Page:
While Marvin Reese won the Costa FLW Series event on the Potomac, eliciting universal joy and praise from his friends and admirers, Bryan Schmitt finished 17th. Ordinarily, a top 20 and a check can be quite good, but for Schmitt, who has a sterling record on tidal fisheries along the East Coast, just getting paid isn’t good enough. He wants to at least be in the running on the final day, and everyone expects his next win will come sooner rather than later.
I hit the water with Schmitt after the event for some tidal insight, and while we fished, he broke down the tournament and the high-risk strategy he banked on.
This year, fishing hard cover has been more productive than it usually is on the Potomac. A bad year for the grass in 2018 rolled over into slow grass growth this spring. Though there was a ton of hydrilla at the time of this event, it still didn’t set up well. Reese won the tournament primarily from one large pier.
“On the Potomac, hands down, I want to fish grass. The grass holds the numbers,” says Schmitt. “But if you look at the event this week on the Potomac, the tournament was won on structure. All I’m going to say is, nobody in the field was able to find the motherlode in the grass, but it exists. There’s always a tremendous amount of fish in the grass; it can just hold more fish, more bait, and it’s better habitat. On the Potomac – or any tidal water where grass exists – grass is king.
“At certain times of year, though, grass fishing on the Potomac can be tough, whether it’s moon phase-related or weather-related. It can get really hard to locate the fish, especially when you get to this time of year and you have miles and miles of matted hydrilla. Somewhere there’s a 10-by-20-foot section of hydrilla out there that has the motherlode, but it’s hard to find.”
Schmitt says that when the grass bite gets as difficult as it was, it can be wise to turn to hard cover. A lot of anglers in the top 10 demonstrated that – namely Reese and Robert Grike. However, both those pros also came in without limits on the final day. According to Schmitt, finding the numbers required for multiple tournament days on hard cover is extremely difficult, and if you have to split those fish up between multiple anglers, the odds of finding success get even longer.
“I was able to come out and practice a week and a half before this event for two days,” says Schmitt. “Because of my knowledge of the Potomac and my knowledge of the time of year, I knew it was going to be difficult, and I knew the fish weren’t everywhere and that all the guys were going to find the same fish.
“The Potomac is one place you cannot find something and have it all to yourself. I spent two full days fishing oddball, off-the-wall things, hoping to find a 12- to 14-pound consistent bag of fish. I felt it was that tough, to where, if an angler could consistently catch 12 to 14 pounds, they could make the cut and be in it at the end of the event. Knowing I was taking myself out of the equation for a 16- or 18-pound bag, I wanted to be consistent, to make the cut, and I knew if I made the cut I would have a chance because the leaderboard was that tight.”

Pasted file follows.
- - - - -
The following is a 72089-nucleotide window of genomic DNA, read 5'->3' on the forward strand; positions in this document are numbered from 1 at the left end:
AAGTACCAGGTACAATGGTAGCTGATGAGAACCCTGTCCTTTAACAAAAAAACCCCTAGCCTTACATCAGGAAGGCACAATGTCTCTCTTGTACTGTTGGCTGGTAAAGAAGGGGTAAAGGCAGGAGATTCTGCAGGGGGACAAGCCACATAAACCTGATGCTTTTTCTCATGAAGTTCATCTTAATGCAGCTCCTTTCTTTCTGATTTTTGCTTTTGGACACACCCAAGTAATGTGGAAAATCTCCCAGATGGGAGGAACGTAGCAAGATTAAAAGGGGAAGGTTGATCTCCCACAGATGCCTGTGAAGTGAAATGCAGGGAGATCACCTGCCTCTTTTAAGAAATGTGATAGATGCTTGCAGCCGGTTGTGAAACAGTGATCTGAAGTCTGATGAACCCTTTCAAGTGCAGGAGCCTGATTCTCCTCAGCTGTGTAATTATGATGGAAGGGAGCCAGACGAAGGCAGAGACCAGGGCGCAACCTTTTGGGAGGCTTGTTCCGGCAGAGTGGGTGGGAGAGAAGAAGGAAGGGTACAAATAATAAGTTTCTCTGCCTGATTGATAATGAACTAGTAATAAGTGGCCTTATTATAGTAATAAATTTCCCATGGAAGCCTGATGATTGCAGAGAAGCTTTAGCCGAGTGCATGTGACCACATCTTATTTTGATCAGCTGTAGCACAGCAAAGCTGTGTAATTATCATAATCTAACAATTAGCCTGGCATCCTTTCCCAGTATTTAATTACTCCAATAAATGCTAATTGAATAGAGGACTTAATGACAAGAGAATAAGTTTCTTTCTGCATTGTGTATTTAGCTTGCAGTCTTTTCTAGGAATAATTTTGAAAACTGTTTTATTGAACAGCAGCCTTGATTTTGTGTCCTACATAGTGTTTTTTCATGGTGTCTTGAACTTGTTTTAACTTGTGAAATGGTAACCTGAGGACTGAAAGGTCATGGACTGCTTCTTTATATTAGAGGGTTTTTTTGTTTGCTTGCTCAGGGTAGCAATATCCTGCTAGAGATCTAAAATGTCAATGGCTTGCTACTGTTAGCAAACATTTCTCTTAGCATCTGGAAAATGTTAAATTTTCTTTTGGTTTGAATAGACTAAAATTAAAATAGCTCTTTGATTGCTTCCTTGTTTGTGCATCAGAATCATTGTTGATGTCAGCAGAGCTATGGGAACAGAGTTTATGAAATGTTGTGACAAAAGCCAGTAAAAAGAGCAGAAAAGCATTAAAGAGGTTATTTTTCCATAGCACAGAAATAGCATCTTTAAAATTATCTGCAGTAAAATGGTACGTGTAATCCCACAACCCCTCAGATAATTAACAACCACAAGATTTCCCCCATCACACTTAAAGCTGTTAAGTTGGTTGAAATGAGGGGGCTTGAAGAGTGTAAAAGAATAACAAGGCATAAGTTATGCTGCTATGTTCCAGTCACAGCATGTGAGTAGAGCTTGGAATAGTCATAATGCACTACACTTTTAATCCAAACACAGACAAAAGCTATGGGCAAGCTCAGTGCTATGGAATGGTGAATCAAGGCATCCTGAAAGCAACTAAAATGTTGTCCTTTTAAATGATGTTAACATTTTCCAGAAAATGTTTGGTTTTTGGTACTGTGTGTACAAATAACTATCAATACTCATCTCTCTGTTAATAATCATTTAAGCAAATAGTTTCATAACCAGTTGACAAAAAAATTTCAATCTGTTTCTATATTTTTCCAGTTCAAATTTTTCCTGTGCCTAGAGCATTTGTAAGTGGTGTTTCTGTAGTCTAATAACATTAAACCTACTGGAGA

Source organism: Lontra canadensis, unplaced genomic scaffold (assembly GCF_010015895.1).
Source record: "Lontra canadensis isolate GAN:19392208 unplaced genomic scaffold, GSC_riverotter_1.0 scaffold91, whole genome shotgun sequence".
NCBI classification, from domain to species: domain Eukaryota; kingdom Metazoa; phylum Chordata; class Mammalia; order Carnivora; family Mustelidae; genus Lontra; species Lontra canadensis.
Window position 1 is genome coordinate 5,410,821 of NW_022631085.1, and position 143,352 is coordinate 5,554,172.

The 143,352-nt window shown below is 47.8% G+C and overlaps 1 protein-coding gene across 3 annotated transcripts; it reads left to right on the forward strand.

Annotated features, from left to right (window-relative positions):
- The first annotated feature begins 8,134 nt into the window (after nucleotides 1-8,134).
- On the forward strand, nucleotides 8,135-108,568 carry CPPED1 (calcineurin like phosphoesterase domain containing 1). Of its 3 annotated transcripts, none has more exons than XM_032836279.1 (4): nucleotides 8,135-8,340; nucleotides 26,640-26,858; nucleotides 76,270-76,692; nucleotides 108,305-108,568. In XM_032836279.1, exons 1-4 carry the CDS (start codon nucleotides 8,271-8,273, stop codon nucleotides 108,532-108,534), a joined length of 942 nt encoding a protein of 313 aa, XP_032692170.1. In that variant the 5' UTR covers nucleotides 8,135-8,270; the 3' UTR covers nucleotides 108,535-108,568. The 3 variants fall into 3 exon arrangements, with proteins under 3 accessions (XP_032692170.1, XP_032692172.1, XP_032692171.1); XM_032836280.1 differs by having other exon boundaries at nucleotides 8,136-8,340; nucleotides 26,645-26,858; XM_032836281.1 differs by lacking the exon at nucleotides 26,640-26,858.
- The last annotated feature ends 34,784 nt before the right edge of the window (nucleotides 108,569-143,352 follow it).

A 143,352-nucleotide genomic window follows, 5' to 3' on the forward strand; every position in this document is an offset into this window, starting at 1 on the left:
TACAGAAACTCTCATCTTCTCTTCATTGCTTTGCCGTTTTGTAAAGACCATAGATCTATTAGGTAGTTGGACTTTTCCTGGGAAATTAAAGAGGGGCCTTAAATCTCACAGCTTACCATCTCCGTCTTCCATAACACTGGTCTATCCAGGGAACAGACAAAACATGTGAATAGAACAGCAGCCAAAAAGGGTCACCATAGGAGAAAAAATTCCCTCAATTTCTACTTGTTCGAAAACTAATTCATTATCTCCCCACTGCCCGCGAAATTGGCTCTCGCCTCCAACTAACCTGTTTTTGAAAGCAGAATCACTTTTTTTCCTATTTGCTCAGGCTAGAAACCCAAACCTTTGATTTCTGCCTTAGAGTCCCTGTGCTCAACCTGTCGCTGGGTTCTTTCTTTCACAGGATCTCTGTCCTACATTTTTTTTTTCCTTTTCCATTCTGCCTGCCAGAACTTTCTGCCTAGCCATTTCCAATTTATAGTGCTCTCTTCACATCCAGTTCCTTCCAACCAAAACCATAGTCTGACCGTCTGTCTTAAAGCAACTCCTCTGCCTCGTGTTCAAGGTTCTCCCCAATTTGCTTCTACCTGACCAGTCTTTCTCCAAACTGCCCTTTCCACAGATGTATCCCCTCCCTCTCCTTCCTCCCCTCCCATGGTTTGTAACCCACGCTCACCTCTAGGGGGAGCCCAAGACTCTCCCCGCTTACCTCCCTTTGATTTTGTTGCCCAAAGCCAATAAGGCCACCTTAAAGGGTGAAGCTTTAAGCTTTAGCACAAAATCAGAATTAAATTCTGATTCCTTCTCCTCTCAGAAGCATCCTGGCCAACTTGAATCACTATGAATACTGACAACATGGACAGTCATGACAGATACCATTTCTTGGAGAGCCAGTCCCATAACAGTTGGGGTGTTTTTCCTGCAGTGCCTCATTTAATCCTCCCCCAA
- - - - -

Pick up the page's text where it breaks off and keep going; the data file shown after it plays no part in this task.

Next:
Schmitt ended up checking basically everything he had on the Potomac without finding what he was looking for. Everything from grass to hard places didn’t seem to have the consistency he was after, until he found a backwater with wood that required a significant commitment of time to get into.
“The problem was, Wednesday [the night before the event], we had a substantial storm, and it hit my location. It didn’t hit five miles north or five miles south,” says Schmitt. “I knew it would be risky to go, but I still chose to stick to the plan. The problem was, I didn’t have a backup plan close to this location. I was all-in.
“I arrived, and it was dirty. The water was 91 degrees in practice, and now it was 71 degrees and rolling mud. It was everything I know you should never fish on the Potomac. But I knew they had to be there, and I knew I was going to throw my bait near them.”
Ultimately, it was not having a secondary location that led to a subpar first day of 8 pounds, 9 ounces that put Schmitt in a hole he was unable to dig out of.
“It was challenging,” says Schmitt. “The few bites I got, the fish would barely get it, and I missed a ton of bites because of the dirty water. The kicker was not having a backup spot close to there, and it cost me.”
Weighing just four fish from his spot on day one, Schmitt went back on day two. By then, the water had cleared up to about 7 inches of visibility, and he was able to flip up the projected 13 pounds he thought he could get with relative ease. One more fish on day one would likely have put him inside the cut.
“Marvin Reese, who won the event, he fished a location that, generally speaking, it would take a hurricane to muddy up,” Schmitt explains. “His location was very stable – cold, warm, it wasn’t going to get him.
“He made a very strategic decision, and it paid off this week. He pretty much took weather variables out of the equation, which is a smart thing to do. It’s one thing I used to do out here; I used to try to find fish that, no matter what the weather did, I could still catch them, and I kind of got away from that during this event. I knew I was choosing a very risky deal, and it just didn’t work out.”